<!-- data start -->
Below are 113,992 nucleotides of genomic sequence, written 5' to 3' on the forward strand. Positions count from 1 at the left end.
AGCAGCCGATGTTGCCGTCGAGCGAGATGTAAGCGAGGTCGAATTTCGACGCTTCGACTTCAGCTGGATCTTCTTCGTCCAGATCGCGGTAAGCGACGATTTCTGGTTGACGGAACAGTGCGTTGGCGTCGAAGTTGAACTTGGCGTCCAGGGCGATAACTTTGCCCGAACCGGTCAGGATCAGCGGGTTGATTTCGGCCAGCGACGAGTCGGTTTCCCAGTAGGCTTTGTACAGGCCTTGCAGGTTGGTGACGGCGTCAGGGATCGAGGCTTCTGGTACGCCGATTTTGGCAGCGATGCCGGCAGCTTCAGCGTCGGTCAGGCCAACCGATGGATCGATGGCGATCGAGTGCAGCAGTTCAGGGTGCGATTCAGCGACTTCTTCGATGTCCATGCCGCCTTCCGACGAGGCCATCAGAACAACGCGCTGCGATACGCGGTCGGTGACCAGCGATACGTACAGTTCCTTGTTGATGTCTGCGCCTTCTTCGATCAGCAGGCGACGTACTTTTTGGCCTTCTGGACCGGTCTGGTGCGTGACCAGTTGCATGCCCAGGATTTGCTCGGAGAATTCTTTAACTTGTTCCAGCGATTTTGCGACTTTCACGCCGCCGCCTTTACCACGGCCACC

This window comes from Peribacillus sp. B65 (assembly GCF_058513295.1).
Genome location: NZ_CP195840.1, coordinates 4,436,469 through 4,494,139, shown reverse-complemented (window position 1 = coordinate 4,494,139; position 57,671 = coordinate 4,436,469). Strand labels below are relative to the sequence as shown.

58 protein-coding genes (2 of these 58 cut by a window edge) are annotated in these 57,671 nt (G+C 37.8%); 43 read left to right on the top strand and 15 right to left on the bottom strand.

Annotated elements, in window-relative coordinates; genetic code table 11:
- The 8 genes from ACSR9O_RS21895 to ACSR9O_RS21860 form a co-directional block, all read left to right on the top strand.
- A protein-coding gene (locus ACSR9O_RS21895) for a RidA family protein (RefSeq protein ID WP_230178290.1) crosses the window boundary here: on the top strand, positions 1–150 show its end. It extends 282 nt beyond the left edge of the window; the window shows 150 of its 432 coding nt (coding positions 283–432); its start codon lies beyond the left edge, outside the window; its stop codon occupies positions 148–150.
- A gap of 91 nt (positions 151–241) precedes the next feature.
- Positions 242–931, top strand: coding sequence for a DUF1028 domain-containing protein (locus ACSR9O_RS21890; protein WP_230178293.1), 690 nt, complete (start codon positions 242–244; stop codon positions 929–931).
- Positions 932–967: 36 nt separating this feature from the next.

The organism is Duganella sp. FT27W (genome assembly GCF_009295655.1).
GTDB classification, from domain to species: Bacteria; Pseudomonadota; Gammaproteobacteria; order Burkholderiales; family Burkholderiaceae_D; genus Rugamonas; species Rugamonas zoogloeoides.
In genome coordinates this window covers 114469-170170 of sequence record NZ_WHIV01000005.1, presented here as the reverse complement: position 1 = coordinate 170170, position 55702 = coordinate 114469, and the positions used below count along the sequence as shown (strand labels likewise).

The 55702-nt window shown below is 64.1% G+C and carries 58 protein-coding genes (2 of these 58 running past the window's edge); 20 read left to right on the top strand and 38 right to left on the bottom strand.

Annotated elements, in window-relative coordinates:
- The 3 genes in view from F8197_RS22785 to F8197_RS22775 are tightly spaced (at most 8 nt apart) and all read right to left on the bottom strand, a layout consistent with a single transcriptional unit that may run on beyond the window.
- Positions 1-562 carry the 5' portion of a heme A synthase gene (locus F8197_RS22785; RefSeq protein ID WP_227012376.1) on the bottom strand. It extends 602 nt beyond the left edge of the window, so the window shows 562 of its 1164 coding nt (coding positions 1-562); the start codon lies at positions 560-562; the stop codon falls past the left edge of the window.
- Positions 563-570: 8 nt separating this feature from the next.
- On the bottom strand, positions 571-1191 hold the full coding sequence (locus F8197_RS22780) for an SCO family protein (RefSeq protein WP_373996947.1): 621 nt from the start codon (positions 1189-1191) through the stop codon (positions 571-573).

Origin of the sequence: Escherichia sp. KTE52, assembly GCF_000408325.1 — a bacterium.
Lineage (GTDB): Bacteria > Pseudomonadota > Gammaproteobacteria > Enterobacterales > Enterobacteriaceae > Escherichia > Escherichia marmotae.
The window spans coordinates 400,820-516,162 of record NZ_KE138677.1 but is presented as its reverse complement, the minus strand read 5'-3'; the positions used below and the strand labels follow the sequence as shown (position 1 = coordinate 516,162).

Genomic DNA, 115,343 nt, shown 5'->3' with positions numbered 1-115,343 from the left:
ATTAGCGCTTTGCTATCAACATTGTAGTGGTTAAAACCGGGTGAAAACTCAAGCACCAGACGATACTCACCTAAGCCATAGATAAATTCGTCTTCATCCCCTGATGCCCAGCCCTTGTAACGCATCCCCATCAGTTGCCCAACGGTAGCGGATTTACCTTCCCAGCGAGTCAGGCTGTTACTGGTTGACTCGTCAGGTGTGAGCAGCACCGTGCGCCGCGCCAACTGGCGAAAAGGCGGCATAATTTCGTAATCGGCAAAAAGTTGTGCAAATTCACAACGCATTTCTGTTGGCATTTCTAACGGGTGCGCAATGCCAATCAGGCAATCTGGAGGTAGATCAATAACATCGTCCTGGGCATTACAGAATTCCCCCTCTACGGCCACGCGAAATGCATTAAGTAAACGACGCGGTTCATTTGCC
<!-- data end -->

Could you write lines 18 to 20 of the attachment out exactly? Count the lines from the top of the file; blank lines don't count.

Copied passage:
- Positions 1-562 carry the 5' portion of a heme A synthase gene (locus F8197_RS22785; RefSeq protein ID WP_227012376.1) on the bottom strand. It extends 602 nt beyond the left edge of the window, so the window shows 562 of its 1164 coding nt (coding positions 1-562); the start codon lies at positions 560-562; the stop codon falls past the left edge of the window.
- Positions 563-570: 8 nt separating this feature from the next.
- On the bottom strand, positions 571-1191 hold the full coding sequence (locus F8197_RS22780) for an SCO family protein (RefSeq protein WP_373996947.1): 621 nt from the start codon (positions 1189-1191) through the stop codon (positions 571-573).